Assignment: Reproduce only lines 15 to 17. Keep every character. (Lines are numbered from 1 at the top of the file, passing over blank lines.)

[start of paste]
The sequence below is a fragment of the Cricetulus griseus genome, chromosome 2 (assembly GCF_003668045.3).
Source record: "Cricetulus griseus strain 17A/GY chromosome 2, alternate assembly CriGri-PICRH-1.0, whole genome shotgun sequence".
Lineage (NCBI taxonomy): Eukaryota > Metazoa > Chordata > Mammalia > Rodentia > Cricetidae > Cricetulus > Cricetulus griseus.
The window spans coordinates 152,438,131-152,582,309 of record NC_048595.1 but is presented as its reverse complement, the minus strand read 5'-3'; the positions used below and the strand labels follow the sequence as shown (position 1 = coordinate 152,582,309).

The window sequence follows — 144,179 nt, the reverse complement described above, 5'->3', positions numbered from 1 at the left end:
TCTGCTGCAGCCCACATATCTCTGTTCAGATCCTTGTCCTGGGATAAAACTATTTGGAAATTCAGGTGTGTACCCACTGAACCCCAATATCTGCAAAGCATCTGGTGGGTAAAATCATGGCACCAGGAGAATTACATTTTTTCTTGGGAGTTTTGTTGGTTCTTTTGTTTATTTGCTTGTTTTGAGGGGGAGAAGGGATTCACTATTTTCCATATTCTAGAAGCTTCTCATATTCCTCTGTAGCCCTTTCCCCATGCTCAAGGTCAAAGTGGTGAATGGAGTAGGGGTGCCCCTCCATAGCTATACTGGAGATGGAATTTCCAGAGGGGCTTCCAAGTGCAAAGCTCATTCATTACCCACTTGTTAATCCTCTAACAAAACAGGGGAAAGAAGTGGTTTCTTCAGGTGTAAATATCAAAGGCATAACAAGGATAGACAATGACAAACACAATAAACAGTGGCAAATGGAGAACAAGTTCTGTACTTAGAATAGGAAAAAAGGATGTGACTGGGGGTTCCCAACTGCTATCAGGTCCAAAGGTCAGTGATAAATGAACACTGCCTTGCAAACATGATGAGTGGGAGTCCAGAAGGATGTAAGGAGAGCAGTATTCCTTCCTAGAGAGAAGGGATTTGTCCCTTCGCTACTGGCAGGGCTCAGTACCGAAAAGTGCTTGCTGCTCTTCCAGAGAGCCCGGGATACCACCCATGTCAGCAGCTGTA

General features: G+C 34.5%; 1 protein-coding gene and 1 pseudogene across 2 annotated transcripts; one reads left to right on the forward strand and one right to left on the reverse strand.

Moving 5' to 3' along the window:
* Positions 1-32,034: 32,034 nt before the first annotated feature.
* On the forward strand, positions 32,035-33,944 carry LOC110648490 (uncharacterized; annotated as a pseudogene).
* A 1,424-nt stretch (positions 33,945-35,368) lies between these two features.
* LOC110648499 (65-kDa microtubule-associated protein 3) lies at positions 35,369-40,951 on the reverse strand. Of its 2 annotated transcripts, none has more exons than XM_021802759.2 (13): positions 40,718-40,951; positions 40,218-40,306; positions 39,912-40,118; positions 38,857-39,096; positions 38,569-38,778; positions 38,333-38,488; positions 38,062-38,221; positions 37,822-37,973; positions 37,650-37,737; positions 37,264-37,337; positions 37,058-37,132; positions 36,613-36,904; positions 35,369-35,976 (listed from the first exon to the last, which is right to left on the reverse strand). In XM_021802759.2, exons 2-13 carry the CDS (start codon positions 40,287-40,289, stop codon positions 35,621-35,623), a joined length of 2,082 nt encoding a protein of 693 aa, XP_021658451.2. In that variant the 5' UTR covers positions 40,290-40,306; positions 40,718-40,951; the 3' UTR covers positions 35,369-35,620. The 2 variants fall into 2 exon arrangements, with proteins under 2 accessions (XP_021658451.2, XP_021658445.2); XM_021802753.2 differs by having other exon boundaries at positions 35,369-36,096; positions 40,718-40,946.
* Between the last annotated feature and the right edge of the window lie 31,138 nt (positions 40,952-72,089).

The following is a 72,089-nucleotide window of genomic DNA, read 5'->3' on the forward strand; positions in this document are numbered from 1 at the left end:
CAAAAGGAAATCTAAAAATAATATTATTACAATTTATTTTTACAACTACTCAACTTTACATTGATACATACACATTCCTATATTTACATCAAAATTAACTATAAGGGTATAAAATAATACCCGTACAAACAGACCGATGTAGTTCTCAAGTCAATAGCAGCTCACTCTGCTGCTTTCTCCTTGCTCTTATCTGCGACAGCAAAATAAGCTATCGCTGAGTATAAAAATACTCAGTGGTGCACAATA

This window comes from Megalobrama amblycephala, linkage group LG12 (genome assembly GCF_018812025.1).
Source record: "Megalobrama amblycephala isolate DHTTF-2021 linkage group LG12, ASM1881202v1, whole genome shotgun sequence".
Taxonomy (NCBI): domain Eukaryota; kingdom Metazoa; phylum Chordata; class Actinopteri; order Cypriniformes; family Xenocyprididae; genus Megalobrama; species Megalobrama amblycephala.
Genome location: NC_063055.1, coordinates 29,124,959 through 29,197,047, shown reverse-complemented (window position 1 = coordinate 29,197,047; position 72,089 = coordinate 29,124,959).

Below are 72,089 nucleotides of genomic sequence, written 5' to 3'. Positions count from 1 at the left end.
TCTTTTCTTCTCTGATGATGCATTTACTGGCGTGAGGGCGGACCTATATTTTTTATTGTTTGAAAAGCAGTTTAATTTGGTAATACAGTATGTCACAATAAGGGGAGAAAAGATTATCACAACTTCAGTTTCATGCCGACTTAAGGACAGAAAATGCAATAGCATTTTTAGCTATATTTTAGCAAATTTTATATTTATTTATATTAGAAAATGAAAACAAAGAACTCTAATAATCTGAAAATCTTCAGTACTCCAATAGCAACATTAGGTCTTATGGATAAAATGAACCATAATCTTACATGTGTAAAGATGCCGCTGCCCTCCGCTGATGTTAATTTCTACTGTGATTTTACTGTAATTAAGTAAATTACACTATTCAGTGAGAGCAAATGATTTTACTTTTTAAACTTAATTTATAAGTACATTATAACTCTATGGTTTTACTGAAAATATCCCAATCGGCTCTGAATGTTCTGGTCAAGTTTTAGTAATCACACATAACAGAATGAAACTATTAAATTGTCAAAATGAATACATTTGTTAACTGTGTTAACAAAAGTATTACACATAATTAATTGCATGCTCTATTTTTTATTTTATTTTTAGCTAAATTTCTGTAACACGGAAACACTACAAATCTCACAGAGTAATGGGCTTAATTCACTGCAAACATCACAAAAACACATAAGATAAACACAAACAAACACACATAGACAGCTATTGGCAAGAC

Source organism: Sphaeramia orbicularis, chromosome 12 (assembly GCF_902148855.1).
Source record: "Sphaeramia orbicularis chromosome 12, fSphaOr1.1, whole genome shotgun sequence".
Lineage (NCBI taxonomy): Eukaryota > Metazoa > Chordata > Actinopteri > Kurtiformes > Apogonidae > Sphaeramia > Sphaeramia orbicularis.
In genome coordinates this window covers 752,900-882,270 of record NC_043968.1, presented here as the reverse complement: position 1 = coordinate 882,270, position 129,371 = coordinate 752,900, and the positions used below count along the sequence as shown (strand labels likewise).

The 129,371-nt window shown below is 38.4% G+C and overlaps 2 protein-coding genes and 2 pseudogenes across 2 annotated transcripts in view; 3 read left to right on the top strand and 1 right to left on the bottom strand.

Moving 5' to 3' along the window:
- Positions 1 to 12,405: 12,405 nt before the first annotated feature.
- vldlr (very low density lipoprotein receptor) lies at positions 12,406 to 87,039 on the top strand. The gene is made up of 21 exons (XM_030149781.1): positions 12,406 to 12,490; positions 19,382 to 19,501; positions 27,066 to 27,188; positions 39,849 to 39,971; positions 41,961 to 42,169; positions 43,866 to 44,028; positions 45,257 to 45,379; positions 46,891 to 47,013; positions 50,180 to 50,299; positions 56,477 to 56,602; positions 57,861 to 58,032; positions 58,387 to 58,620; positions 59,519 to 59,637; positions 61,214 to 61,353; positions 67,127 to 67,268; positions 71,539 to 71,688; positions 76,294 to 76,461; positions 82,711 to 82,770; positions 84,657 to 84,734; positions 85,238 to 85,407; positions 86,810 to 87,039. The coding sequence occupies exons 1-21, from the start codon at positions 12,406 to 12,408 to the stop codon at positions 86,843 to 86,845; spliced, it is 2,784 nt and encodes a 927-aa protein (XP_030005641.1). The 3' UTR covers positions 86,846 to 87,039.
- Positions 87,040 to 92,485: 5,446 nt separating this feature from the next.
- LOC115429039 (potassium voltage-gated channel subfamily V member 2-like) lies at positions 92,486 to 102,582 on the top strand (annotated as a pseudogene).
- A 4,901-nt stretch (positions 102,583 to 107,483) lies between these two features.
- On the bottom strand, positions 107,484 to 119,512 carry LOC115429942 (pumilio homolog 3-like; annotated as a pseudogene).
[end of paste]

CAAAAGGAAATCTAAAAATAATATTATTACAATTTATTTTTACAACTACTCAACTTTACATTGATACATACACATTCCTATATTTACATCAAAATTAACTATAAGGGTATAAAATAATACCCGTACAAACAGACCGATGTAGTTCTCAAGTCAATAGCAGCTCACTCTGCTGCTTTCTCCTTGCTCTTATCTGCGACAGCAAAATAAGCTATCGCTGAGTATAAAAATACTCAGTGGTGCACAATA

This window comes from Megalobrama amblycephala, linkage group LG12 (genome assembly GCF_018812025.1).
Source record: "Megalobrama amblycephala isolate DHTTF-2021 linkage group LG12, ASM1881202v1, whole genome shotgun sequence".